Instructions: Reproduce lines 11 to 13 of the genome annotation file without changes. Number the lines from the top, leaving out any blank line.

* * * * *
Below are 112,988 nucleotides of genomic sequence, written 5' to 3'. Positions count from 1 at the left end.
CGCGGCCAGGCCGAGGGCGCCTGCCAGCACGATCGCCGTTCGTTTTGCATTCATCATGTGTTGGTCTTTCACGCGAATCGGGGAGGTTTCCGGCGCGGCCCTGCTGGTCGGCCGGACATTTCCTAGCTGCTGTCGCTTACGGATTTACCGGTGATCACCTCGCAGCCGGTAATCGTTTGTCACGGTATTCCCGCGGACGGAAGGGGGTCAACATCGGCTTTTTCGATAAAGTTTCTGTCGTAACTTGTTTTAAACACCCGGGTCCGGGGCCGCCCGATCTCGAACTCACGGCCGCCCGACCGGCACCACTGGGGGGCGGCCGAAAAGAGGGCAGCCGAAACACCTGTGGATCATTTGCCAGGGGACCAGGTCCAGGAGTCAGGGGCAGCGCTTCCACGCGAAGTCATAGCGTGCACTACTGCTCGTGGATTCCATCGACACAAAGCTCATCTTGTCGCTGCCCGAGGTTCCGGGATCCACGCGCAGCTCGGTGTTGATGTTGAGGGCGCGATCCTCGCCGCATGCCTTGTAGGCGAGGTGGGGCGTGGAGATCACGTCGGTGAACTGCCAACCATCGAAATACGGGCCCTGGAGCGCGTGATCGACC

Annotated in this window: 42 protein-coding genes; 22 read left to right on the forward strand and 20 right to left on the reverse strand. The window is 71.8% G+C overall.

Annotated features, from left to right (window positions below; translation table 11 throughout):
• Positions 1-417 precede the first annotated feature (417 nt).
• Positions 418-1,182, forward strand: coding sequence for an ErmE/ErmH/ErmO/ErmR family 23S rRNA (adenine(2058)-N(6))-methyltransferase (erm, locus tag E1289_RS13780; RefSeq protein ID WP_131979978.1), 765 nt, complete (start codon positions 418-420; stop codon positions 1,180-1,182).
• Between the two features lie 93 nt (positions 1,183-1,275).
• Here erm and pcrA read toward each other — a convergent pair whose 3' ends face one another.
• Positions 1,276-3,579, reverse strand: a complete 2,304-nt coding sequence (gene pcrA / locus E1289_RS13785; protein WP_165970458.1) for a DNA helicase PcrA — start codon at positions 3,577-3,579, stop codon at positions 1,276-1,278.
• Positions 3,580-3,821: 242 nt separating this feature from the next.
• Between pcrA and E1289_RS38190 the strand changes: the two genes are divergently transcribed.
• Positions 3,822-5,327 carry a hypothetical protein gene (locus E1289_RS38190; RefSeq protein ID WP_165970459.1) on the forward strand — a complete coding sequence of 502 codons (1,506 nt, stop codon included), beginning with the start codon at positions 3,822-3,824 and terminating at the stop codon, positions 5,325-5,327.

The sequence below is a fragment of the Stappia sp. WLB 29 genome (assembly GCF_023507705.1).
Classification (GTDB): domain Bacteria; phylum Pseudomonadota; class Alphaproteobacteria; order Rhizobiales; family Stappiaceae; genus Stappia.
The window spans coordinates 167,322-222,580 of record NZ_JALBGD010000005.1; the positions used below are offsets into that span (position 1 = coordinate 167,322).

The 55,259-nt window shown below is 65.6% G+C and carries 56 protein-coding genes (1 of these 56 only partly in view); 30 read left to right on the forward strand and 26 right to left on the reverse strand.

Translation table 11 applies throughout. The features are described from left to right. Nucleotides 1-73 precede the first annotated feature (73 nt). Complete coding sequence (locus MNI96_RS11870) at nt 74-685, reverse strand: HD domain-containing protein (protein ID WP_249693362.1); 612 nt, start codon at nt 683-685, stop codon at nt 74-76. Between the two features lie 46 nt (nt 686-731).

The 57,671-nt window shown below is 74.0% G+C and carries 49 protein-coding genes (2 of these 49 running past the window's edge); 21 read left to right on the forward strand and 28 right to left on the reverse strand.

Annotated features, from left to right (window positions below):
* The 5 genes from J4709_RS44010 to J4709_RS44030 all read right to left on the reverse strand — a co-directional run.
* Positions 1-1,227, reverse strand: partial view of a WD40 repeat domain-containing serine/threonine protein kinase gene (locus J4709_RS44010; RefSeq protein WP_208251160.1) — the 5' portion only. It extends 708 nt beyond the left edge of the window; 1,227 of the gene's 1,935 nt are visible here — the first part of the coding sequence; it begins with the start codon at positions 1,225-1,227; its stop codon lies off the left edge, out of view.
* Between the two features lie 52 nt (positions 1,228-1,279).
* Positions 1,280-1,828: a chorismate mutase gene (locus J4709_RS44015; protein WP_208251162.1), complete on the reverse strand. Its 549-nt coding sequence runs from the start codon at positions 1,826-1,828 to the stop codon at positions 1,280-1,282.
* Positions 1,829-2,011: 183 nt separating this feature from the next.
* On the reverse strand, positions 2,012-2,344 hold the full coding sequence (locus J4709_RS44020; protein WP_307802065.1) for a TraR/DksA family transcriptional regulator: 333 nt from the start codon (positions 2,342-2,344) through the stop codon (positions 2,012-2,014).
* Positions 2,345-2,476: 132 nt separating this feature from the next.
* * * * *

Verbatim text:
• Between pcrA and E1289_RS38190 the strand changes: the two genes are divergently transcribed.
• Positions 3,822-5,327 carry a hypothetical protein gene (locus E1289_RS38190; RefSeq protein ID WP_165970459.1) on the forward strand — a complete coding sequence of 502 codons (1,506 nt, stop codon included), beginning with the start codon at positions 3,822-3,824 and terminating at the stop codon, positions 5,325-5,327.

The sequence below is a fragment of the Stappia sp. WLB 29 genome (assembly GCF_023507705.1).